You can use this to copy a cylinder lock key within minutes. Especially great if you have a key that says 'do not copy' on it. You will need:
Access to the key (for a few seconds)
A drinks can or other thin metal
Ruler or other hard blunt edge
I have copied a master key for an entire office block doing this and it worked fine.... I have also copied a Yale lock key for a lock which I have been having trouble picking.
Step 1: Copy the Key - Quick!
Get a copy of the key using either:
Scanner - easiest
Camera - you must have a scale present in the picture (ruler etc)
Impression in bluetak or clay, then scan it or photocopy it. I personally would try and highlight the impression with tipex or something first to ensure a good print.
Print 2 copies of it in the correct scale so that you have two 1:1 copies of the key
Now roughly cut the copies out. Don't worry about cutting each tooth properly, just leave excess paper around it all.
Step 2: Thin Metal
Take a drinks can/tin and cut a rectangle big enough to stick the key to, or any other thin metal. I have included picture of me copying the same key on a drinks can and a fish tin!
Stick 1 cutout key onto it.
Step 3: Cut the Copy
Cut the new metal key copy out. You need to cut it leaving some excess metal around the teeth area, we will need the excess later!
See the second picture if you are unsure what I mean....
Step 4: Make the Groove
Take another key with a groove in it, it doesn't have to be the original, we are going to use the groove in it to create our groove in the copy.
Now line the groove up with your printout and force a groove into your new copy using a ruler or something thin and blunt. Press the ruler down and whilst holding it down flatten the sides which will now be sticking up in a V shape. See the pictures for detail.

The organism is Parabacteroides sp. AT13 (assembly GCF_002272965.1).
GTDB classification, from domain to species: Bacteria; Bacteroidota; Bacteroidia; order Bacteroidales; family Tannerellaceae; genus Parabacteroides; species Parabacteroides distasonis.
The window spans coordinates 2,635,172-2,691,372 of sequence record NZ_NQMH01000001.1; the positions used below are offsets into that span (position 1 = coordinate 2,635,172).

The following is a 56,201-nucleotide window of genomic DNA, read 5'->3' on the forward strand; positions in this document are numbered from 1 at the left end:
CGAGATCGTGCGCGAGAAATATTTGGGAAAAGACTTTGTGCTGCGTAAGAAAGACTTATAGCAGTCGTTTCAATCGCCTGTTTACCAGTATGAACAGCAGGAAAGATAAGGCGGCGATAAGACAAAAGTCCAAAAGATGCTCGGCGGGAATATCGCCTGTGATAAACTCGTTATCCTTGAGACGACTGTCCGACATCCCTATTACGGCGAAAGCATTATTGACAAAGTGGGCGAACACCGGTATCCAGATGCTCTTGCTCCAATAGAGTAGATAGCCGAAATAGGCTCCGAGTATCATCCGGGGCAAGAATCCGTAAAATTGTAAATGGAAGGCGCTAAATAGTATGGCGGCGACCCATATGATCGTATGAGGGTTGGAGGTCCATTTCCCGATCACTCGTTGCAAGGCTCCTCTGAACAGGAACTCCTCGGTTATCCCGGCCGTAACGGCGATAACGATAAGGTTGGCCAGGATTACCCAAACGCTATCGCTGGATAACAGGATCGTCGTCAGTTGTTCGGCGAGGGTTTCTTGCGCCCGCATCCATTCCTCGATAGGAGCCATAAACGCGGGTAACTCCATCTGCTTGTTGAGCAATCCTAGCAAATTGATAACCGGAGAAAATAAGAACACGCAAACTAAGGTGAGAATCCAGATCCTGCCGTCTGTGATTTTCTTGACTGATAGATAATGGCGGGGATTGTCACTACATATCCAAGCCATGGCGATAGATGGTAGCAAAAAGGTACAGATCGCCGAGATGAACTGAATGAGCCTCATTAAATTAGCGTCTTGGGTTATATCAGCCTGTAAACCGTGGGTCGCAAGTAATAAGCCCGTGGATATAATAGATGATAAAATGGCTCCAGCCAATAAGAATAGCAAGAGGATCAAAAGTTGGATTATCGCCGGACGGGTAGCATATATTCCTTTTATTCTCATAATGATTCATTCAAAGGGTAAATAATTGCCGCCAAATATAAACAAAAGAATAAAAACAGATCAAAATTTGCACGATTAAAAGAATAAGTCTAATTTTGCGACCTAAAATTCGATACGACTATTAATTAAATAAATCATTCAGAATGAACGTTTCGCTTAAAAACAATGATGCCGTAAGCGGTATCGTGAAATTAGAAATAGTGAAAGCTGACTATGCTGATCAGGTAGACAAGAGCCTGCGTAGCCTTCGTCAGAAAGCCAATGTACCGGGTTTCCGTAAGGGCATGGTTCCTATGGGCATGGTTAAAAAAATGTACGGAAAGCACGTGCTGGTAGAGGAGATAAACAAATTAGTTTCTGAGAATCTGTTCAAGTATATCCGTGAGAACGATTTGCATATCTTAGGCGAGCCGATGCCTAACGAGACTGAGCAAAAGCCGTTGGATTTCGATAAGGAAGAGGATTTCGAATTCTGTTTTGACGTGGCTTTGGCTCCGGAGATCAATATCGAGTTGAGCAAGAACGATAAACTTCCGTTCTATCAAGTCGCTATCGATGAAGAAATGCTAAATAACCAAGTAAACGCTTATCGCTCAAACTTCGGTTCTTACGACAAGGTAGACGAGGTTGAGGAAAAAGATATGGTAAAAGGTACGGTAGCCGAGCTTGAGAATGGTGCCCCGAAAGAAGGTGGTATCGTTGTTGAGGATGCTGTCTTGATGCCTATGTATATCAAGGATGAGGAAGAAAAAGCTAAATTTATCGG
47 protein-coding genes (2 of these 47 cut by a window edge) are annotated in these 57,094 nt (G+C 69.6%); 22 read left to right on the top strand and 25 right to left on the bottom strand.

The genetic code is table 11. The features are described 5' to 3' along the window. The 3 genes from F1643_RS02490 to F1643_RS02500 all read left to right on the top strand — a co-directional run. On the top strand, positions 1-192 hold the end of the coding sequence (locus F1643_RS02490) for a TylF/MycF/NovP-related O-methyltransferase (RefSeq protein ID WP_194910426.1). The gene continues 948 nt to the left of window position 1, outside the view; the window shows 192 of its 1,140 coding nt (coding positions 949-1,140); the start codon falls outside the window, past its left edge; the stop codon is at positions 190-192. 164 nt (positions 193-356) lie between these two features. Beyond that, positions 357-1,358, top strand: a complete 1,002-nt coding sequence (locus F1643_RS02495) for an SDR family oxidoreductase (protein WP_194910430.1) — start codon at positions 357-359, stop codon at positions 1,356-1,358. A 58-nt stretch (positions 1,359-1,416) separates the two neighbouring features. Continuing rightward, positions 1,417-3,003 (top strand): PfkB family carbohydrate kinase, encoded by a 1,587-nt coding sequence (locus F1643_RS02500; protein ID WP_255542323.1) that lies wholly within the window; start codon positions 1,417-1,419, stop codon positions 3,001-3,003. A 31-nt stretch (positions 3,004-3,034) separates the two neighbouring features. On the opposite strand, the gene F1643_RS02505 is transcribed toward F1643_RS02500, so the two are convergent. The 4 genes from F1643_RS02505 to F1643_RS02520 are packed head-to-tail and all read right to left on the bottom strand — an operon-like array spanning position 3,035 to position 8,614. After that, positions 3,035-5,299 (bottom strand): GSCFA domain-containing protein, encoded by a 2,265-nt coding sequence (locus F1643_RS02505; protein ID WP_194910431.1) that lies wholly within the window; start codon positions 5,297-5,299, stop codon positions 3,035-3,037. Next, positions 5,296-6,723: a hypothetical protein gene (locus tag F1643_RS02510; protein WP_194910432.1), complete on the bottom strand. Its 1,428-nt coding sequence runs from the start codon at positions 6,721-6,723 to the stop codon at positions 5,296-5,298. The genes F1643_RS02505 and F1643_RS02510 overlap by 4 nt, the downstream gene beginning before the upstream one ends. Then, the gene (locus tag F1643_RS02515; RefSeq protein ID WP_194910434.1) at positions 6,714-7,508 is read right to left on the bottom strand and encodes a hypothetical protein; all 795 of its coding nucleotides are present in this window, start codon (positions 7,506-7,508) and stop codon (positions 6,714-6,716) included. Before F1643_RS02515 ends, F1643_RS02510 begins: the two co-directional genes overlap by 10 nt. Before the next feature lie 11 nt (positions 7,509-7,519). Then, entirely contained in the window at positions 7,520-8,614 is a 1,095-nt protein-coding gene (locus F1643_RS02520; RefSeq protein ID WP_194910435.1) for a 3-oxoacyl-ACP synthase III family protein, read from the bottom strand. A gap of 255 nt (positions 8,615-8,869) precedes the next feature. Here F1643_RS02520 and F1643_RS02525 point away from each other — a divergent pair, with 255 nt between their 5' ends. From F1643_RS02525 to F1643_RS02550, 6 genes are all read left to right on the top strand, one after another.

Step 5: Make the Final Cuts
Now that you have the correct grooves, you can line up the key with the second printed copy, at this point you will need to cut the second printout exactly around the profile of the key (teeth included). Now it will become apparent why we left some extra on the teeth; the groove will have shortened the height of the key and so the teeth now need to be cut higher up on the metal.
Cut the teeth with continual reference to the printout. This is the crucial part, it must be very accurate. Make sure the teeth are not slanting to one side, if this is the case then the thin metal may slide down the edge of the pins and not push them up. Use scissors with a good pointed cutting end and try to cut only using this end.... this allows you to get quite accurate cuts without manoeuvring the scissors around risking bending the teeth.
Step 6: Use the Key!
Insert the key into your lock of choice, do this slowly, you may need to wiggle it very gently, but if your copy is good then it WILL go in fine. Now you must use a tension wrench or otherwise to turn the lock because the metal is not strong enough. You may need to gently move the key in and out of the lock by a few millimeters. Its amazing when you see it turn!
The tension wrench is simply an L shaped flat piece of strong metal which can be inserted into the keyway allowing me to turn it. You can construct this from a paperclip, or use a thin flat screwdriver.
I have made four different keys using this method, and they all work!
If you find your copy isn't quite working, compare it to the printout again. If this looks fine, then watch the way the key interacts with the pins as it enters the lock... if you find it moves to the side of them, then bend the teeth in a bit to compensate.